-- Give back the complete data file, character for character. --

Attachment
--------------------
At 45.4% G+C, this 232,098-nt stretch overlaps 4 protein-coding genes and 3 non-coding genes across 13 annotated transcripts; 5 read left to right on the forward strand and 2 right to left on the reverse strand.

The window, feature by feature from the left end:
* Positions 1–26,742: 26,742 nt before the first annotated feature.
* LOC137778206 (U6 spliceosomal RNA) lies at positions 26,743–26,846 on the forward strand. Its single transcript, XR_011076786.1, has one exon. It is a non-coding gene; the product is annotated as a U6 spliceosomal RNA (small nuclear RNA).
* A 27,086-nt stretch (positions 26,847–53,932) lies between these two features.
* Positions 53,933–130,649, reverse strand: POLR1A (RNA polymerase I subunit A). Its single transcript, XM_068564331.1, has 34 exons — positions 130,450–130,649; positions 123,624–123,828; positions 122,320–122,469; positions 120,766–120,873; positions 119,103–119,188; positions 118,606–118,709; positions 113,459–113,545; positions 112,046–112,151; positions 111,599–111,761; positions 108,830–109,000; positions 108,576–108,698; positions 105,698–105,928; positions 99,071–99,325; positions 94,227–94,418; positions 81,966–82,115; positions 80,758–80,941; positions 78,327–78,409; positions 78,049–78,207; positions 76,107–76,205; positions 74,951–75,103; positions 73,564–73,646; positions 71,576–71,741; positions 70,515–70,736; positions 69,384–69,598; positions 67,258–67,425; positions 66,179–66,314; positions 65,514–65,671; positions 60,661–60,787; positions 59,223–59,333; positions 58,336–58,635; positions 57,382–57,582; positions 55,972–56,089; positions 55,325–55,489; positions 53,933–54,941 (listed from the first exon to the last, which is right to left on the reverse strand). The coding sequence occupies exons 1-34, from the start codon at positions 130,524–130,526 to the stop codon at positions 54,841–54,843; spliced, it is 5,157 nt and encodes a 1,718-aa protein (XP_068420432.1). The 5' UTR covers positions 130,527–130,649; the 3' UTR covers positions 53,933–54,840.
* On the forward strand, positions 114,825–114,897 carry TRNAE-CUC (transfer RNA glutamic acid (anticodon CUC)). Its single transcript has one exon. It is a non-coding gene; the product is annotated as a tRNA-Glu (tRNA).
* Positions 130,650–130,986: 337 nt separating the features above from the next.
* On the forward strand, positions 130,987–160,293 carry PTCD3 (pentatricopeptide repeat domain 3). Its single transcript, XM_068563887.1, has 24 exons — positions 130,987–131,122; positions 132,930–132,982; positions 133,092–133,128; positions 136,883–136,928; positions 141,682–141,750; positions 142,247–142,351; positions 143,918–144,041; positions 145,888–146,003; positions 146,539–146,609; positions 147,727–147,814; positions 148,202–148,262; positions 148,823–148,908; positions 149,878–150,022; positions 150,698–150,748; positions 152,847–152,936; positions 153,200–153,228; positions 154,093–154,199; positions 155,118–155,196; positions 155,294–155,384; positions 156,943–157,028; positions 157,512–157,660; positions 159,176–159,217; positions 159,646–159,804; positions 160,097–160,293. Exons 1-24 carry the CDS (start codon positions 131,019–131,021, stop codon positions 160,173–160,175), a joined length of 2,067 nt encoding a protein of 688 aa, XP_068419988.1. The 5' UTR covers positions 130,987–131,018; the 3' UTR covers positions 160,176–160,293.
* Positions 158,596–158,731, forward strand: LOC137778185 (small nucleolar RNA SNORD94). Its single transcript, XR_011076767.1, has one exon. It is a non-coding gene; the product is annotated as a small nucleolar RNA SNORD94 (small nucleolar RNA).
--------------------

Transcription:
At 45.4% G+C, this 232,098-nt stretch overlaps 4 protein-coding genes and 3 non-coding genes across 13 annotated transcripts; 5 read left to right on the forward strand and 2 right to left on the reverse strand.

The window, feature by feature from the left end:
* Positions 1–26,742: 26,742 nt before the first annotated feature.
* LOC137778206 (U6 spliceosomal RNA) lies at positions 26,743–26,846 on the forward strand. Its single transcript, XR_011076786.1, has one exon. It is a non-coding gene; the product is annotated as a U6 spliceosomal RNA (small nuclear RNA).
* A 27,086-nt stretch (positions 26,847–53,932) lies between these two features.
* Positions 53,933–130,649, reverse strand: POLR1A (RNA polymerase I subunit A). Its single transcript, XM_068564331.1, has 34 exons — positions 130,450–130,649; positions 123,624–123,828; positions 122,320–122,469; positions 120,766–120,873; positions 119,103–119,188; positions 118,606–118,709; positions 113,459–113,545; positions 112,046–112,151; positions 111,599–111,761; positions 108,830–109,000; positions 108,576–108,698; positions 105,698–105,928; positions 99,071–99,325; positions 94,227–94,418; positions 81,966–82,115; positions 80,758–80,941; positions 78,327–78,409; positions 78,049–78,207; positions 76,107–76,205; positions 74,951–75,103; positions 73,564–73,646; positions 71,576–71,741; positions 70,515–70,736; positions 69,384–69,598; positions 67,258–67,425; positions 66,179–66,314; positions 65,514–65,671; positions 60,661–60,787; positions 59,223–59,333; positions 58,336–58,635; positions 57,382–57,582; positions 55,972–56,089; positions 55,325–55,489; positions 53,933–54,941 (listed from the first exon to the last, which is right to left on the reverse strand). The coding sequence occupies exons 1-34, from the start codon at positions 130,524–130,526 to the stop codon at positions 54,841–54,843; spliced, it is 5,157 nt and encodes a 1,718-aa protein (XP_068420432.1). The 5' UTR covers positions 130,527–130,649; the 3' UTR covers positions 53,933–54,840.
* On the forward strand, positions 114,825–114,897 carry TRNAE-CUC (transfer RNA glutamic acid (anticodon CUC)). Its single transcript has one exon. It is a non-coding gene; the product is annotated as a tRNA-Glu (tRNA).
* Positions 130,650–130,986: 337 nt separating the features above from the next.
* On the forward strand, positions 130,987–160,293 carry PTCD3 (pentatricopeptide repeat domain 3). Its single transcript, XM_068563887.1, has 24 exons — positions 130,987–131,122; positions 132,930–132,982; positions 133,092–133,128; positions 136,883–136,928; positions 141,682–141,750; positions 142,247–142,351; positions 143,918–144,041; positions 145,888–146,003; positions 146,539–146,609; positions 147,727–147,814; positions 148,202–148,262; positions 148,823–148,908; positions 149,878–150,022; positions 150,698–150,748; positions 152,847–152,936; positions 153,200–153,228; positions 154,093–154,199; positions 155,118–155,196; positions 155,294–155,384; positions 156,943–157,028; positions 157,512–157,660; positions 159,176–159,217; positions 159,646–159,804; positions 160,097–160,293. Exons 1-24 carry the CDS (start codon positions 131,019–131,021, stop codon positions 160,173–160,175), a joined length of 2,067 nt encoding a protein of 688 aa, XP_068419988.1. The 5' UTR covers positions 130,987–131,018; the 3' UTR covers positions 160,176–160,293.
* Positions 158,596–158,731, forward strand: LOC137778185 (small nucleolar RNA SNORD94). Its single transcript, XR_011076767.1, has one exon. It is a non-coding gene; the product is annotated as a small nucleolar RNA SNORD94 (small nucleolar RNA).